We reported last month that the Government had launched a consultation seeking views from individuals and businesses on proposals to reform flexible working regulations. The consultation, which can be accessed here, is open until 1 December 2021.
Whilst the outcome of the consultation will not be published for many months and the extent of any resultant reforms remains to be seen, businesses must ensure compliance with current legislation in the meantime. It is anticipated that employers may see a rise in the number of flexible working requests made as the move from homeworking to office based, or hybrid working continues. That said, as hybrid working becomes more commonplace many employers are updating their company policies and procedures to accommodate and encourage hybrid and flexible working. Where these policies are more generous and flexible than the statutory position, this may actually result in a reduction in the number of formal flexible working requests made if working patterns can be accommodated without the need to go through the statutory process.
Currently, an employee must have 26 weeks continuous service with an employer in order to make a flexible working request. This request can be in relation to how many hours are worked; when they are required to work; and where the work must be carried out. Only one request can be made in any continuous 12 month period.
If a flexible working request is received, employers have obliged to deal with the request in a reasonable manner. Whilst there is no prescribed list of steps an employer must take, ‘reasonable’ steps commonly include assessing the advantages and disadvantages of the application, holding a meeting to discuss the request with the employee and offering an appeal process if the employee is dissatisfied with the outcome. It is also advisable for an employer to suggest an alternative flexible arrangement where the original arrangement proposed is refused.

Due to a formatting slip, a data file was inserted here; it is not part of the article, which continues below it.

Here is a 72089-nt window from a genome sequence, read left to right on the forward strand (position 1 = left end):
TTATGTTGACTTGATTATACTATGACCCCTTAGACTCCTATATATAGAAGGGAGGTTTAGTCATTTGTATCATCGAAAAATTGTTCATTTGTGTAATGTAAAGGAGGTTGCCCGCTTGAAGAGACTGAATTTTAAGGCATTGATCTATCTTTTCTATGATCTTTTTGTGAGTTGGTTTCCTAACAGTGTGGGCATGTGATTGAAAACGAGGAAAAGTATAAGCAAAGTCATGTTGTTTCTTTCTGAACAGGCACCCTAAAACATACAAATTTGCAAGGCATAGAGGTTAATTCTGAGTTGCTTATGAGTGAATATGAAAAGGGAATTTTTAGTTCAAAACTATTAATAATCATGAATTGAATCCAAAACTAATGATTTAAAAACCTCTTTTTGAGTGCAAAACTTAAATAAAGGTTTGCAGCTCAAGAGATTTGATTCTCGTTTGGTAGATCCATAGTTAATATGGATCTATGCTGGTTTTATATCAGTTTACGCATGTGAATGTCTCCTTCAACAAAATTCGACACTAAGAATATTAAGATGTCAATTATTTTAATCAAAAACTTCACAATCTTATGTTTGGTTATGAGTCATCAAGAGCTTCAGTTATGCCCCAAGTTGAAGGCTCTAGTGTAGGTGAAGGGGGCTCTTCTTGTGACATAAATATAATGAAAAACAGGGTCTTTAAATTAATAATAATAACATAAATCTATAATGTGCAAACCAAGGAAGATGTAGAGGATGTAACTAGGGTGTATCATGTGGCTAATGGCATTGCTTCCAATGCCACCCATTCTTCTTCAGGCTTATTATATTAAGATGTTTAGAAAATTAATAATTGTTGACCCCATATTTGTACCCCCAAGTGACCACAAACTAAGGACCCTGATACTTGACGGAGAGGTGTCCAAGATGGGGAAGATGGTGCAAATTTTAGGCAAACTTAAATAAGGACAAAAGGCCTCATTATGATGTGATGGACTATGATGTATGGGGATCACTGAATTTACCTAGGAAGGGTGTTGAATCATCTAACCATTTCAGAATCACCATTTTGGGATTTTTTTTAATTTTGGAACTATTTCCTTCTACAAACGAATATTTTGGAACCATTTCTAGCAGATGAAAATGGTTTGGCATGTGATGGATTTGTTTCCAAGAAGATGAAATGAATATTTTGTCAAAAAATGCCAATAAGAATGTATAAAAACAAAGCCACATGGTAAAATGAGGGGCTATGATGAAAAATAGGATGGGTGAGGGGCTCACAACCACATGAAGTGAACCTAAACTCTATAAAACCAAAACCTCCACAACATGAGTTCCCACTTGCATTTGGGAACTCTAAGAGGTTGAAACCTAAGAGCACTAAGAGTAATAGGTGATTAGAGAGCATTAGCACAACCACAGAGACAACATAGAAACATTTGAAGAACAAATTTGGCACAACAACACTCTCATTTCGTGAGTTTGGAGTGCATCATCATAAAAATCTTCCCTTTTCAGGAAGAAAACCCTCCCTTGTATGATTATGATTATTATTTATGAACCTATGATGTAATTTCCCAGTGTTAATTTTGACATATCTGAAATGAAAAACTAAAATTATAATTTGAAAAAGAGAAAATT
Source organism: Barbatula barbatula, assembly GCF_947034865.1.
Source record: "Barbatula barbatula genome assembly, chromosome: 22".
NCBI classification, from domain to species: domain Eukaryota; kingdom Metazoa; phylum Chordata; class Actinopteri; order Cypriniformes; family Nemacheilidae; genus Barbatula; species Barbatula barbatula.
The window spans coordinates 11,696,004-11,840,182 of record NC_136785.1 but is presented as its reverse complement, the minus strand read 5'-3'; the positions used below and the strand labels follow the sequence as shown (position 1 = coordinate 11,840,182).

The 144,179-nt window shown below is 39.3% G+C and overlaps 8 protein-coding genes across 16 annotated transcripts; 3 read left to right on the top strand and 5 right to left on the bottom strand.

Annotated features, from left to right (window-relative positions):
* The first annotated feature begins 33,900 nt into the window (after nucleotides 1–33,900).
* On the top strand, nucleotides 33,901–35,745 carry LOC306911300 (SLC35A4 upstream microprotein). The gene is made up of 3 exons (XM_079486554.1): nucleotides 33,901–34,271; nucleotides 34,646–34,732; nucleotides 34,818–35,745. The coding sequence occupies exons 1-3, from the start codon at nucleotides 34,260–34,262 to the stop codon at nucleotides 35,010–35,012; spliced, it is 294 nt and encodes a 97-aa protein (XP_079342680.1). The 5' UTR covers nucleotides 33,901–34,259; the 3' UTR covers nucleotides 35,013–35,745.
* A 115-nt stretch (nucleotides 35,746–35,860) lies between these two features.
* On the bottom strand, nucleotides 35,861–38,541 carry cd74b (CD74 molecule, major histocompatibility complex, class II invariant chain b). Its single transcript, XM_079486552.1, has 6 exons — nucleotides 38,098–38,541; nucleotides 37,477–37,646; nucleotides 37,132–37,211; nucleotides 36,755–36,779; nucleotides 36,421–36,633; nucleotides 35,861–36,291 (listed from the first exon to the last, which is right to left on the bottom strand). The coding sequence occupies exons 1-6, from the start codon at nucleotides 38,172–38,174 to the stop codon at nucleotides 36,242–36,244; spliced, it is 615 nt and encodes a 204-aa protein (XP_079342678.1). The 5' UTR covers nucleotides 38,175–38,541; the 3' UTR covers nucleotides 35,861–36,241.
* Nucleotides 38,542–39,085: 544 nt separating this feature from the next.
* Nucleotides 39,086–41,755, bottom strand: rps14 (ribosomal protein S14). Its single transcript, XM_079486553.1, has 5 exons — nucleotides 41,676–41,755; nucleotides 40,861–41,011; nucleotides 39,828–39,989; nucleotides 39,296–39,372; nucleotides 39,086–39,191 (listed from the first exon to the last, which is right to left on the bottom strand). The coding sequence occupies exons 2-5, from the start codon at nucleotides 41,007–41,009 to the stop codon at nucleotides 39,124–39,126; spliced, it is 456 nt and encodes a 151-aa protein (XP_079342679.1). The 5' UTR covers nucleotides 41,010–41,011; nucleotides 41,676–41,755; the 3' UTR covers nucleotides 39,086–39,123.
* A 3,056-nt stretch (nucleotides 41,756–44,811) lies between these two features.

An employer can refuse a request where there is a good business reason to do so. The grounds an employer can cite for refusal are:
- the burden of additional costs;
- detrimental effect on ability to meet customer demand;
- inability to re-organise workamong existing staff;
- inability to recruit additional staff;
- detrimental impact on quality;
- detrimental impact on performance;
- insufficiency of workduring the periods the employee proposes to work; and
- planned structural changes, eg the employer intends to reorganise or change the business and thinks the requestwill not fit with these plans
However, it should be kept in mind that a valid and reasonable rejection of a request could still lead to a claim for indirect sex discrimination. In Thompson v Scancrown Ltd, trading as Manors a sales manager at an estate agent returning from maternity leave requested to work a four day week and leave work at 5pm to collect her daughter from nursery. Her request was declined – the reasons were the detrimental effect on the ability to meet customer demand and the inability to reorganise work amongst existing staff. The Employment Tribunal found that the employer’s rejection was not proportionate and subsequently there was an injustice because of the employee’s sex. An award of compensation for £185,000 was made.
In another case, a community nurse who worked fixed days per week was required to work flexibly, including working at weekends, after a new policy was introduced by her employer. She was unable to comply because of her caring responsibilities for her three children, two of whom were disabled, and was subsequently dismissed. Even where the employer does not penalise an employee for not complying with a flexible working policy, this may still result in a discrimination claim.
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Employment Relations (Flexible Working) Act 2023
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